Aston Martin Formula 1 team principal Mike Krack’s use of the term “reality check” after Fernando Alonso and Lance Stroll finished ninth and 10th in the Hungarian Grand Prix was a pointed one. Rather than reflecting something vaguely negative, as it often is, it instead reflected a shift in the team’s mindset.
After qualifying, the team wasn’t unduly worried. Alonso had only earned eighth on the grid but had the pace to be several places higher, and the expectation was that qualifying pace had been traded off for race performance at the high-degradation Hungaroring. Krack himself stressed the fact that position and performance are not the same thing, pointing to the percentage deficit to the pace – 0.556% – being broadly in line with the average for the season.
The messaging was different after the grand prix, which was the most disappointing of the year with that ninth/10th finish representing exactly where Aston Martin was. Going into the weekend, Alonso had predicted that the team would be back to its “normal pace”, but Krack accepts Aston Martin has lost ground relative to the opposition.
“At the end of the day, I don’t think it is a strategy thing that made us go in one or the other direction, the cars were in pace order on a track where we thought we would be more competitive and we’re not,” Krack told The Race.
“This is a reality check for us. We have slipped back, we have to be honest about it. Seventy seconds after 70 laps is not lying, there were no safety cars, no major incidents.
“We need to work hard to give our drivers a better car because they maximised what we could do.”
It was a far cry from the run of six podium finishes in eight races that Aston Martin strung together at the start of the season. There was no intention for the team to rest on its laurels despite its remarkable leap from seventh in the constructors’ championship last year to Red Bull’s nearest challenger, with the target to close the gap.
The team still has plenty of upgrades in the works, but the reality-check phrase was apt because the race was so disappointing. With McLaren making a monumental improvement recently to join that group, in Hungary Aston Martin was firmly fifth best. The same was the case last time out at Silverstone at a track that at least played to the team’s weaknesses.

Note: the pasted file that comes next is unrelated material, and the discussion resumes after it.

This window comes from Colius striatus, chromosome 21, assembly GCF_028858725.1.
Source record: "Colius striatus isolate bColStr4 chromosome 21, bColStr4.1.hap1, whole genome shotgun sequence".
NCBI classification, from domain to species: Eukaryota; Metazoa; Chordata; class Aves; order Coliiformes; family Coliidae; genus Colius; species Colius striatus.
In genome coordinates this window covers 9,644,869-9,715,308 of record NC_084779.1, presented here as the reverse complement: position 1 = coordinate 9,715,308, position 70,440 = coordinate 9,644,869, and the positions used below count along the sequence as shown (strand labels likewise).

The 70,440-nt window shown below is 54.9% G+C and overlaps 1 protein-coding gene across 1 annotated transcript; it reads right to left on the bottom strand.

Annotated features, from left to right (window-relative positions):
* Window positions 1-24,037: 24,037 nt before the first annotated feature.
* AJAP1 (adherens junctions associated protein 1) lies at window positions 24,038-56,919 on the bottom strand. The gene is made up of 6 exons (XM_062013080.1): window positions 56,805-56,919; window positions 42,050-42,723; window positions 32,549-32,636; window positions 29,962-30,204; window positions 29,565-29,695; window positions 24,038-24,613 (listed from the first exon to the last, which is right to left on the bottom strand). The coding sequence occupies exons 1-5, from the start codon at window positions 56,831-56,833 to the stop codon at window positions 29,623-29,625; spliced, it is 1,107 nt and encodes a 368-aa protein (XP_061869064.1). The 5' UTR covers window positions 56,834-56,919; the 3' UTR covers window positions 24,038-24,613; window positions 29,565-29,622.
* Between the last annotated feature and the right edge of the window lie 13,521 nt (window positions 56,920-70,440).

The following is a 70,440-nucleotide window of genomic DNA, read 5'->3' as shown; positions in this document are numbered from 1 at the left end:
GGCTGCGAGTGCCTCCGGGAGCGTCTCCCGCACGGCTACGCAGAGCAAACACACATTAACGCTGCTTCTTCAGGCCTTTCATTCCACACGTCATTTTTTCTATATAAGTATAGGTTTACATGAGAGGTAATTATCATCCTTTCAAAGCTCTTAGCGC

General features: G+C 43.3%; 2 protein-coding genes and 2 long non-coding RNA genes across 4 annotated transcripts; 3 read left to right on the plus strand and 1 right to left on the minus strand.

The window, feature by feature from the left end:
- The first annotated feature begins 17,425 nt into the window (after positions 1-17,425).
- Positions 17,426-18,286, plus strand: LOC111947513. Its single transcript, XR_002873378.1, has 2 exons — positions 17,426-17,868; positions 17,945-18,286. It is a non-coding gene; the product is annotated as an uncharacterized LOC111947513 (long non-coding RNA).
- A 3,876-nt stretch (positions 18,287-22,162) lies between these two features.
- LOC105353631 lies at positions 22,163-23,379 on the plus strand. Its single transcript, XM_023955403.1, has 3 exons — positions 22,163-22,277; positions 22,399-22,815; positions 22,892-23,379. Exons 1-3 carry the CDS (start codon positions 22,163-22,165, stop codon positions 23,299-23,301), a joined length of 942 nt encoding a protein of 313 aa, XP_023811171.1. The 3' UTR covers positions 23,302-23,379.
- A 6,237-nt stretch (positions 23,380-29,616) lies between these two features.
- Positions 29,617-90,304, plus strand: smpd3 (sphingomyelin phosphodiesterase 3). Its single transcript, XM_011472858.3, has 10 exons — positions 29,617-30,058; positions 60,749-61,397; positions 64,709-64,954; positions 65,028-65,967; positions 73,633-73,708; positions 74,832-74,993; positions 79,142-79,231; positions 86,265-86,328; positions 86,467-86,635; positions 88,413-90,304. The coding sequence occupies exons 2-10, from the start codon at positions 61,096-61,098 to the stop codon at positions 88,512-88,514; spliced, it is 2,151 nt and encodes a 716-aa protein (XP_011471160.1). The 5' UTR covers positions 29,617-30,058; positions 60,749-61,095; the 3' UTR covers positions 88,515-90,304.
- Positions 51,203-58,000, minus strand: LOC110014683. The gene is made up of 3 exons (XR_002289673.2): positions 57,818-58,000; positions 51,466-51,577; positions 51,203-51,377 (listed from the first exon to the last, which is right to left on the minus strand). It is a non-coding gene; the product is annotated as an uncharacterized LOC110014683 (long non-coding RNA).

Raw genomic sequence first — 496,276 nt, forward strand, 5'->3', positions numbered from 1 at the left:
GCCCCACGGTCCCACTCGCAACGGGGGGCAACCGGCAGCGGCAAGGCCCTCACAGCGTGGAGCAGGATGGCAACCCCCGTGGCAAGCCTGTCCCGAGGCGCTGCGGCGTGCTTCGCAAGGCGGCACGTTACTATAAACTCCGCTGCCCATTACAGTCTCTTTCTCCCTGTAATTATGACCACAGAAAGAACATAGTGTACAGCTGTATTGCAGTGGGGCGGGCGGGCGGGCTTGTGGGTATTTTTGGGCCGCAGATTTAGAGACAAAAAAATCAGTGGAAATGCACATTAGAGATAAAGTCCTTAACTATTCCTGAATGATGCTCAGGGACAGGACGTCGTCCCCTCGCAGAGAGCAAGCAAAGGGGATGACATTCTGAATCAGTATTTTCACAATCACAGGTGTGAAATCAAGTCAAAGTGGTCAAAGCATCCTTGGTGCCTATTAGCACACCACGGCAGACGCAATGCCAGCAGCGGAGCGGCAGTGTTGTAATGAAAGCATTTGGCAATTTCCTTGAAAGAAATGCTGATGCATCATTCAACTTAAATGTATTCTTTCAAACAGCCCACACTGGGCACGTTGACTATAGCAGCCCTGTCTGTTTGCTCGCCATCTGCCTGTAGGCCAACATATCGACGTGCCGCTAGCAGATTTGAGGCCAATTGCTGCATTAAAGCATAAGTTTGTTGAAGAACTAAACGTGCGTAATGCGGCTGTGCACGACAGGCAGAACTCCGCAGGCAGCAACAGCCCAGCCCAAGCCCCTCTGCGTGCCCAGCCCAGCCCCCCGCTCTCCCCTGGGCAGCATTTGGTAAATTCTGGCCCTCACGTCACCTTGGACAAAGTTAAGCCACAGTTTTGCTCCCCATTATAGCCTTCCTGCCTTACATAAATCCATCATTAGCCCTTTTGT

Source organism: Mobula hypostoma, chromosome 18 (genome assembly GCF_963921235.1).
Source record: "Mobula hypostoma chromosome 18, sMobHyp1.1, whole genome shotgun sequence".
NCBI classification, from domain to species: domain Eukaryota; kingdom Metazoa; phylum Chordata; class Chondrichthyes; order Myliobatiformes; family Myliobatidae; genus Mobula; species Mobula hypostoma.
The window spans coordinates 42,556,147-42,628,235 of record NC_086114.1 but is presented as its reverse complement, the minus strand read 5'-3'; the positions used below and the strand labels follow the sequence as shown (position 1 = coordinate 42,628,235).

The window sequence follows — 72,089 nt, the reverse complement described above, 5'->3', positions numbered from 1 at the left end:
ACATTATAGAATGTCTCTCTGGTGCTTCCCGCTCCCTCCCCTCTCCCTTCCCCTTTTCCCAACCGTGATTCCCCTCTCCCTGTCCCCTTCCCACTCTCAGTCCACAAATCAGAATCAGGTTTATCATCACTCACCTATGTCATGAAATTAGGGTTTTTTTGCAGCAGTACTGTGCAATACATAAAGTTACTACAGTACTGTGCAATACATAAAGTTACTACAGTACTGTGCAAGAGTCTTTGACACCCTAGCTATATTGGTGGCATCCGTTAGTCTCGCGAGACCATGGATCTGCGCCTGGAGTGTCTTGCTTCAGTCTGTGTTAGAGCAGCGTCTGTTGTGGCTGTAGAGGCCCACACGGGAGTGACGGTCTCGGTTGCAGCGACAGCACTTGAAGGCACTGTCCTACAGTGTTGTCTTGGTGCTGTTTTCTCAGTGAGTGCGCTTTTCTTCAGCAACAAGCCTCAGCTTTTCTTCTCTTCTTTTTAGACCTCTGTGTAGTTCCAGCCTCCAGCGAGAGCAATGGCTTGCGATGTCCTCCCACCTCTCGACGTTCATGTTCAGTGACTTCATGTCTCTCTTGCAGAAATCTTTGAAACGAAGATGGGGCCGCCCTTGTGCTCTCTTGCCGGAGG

Since Alonso finished second in Canada, Aston Martin has a best finish of fifth in three grands prix, with its haul of 30 points across Austria, Britain and Hungary the worst of the top-five teams.
“You will remember that I always said we need to look at a couple of races, different track characteristics,” said Krack. “We have had these now and we realise that we’re not quick enough.”
It’s a positive that Krack is taking a realistic attitude. It would be too easy to shrug off a difficult weekend at the Hungaroring and make excuses for it, but Krack has no interest in doing that. Accordingly, the team didn’t echo Alonso’s complaints about the modified tyres introduced at Silverstone and his suggestion they had played a part. Head of vehicle performance Tom McCullough said this had led to “no big changes” in terms the car set-up.
Krack was also willing to admit that the positive outlook he expressed after qualifying was undermined by what happened in the race.
“Yeah, probably,” he said when The Race asked if he had rethought his position since then. “Obviously, I do not have the full analysis at this stage, so I need to be careful in making any firm statements, but it’s quite a simple calculation – 70 [seconds] by 70 [laps] is something that is reality.
“You can always look at several small incidents here or there but I think it doesn’t really matter at the end of the day, if it’s 70 or 60 seconds, we are behind and we need to work hard to close the gap again.”
There are hopes that perhaps Aston Martin might thrive on a ‘compromise’ aero circuit in future, especially one that doesn’t offer too wide a range of corner speeds. Circuits offering that challenge, which include Silverstone and even the Hungaroring, have posed some problems. This is related to the fact the car doesn’t deal well with operating across a wide range of ride heights despite attempts to give it a wider working window with upgrades.
The disappointing performance level in Hungary doesn’t mean the Aston Martin is suddenly uncompetitive, but it does put added pressure on the team for upcoming developments – and as mentioned there are plenty planned – to reverse its slide. The last major upgrade package was introduced in Canada, with subsequent new parts characterised as circuit-specific, so further changes will follow.
Krack has also set his team a challenge, saying that “everything went really positive for many, many months now and it is a test for all of us to see how we handle that situation, if we can turn it around and by how much”.
There was always going to be a downturn, but now the team must redouble its efforts not only to push through upgrades but also ensure it hasn’t missed anything with the way it’s extracting performance from its existing package.
If that doesn’t happen, it could be in danger of falling behind not only Ferrari, but also the revitalised McLaren team.
Step one is recognising the problem and Aston Martin has had that reality check. Now it’s about the response.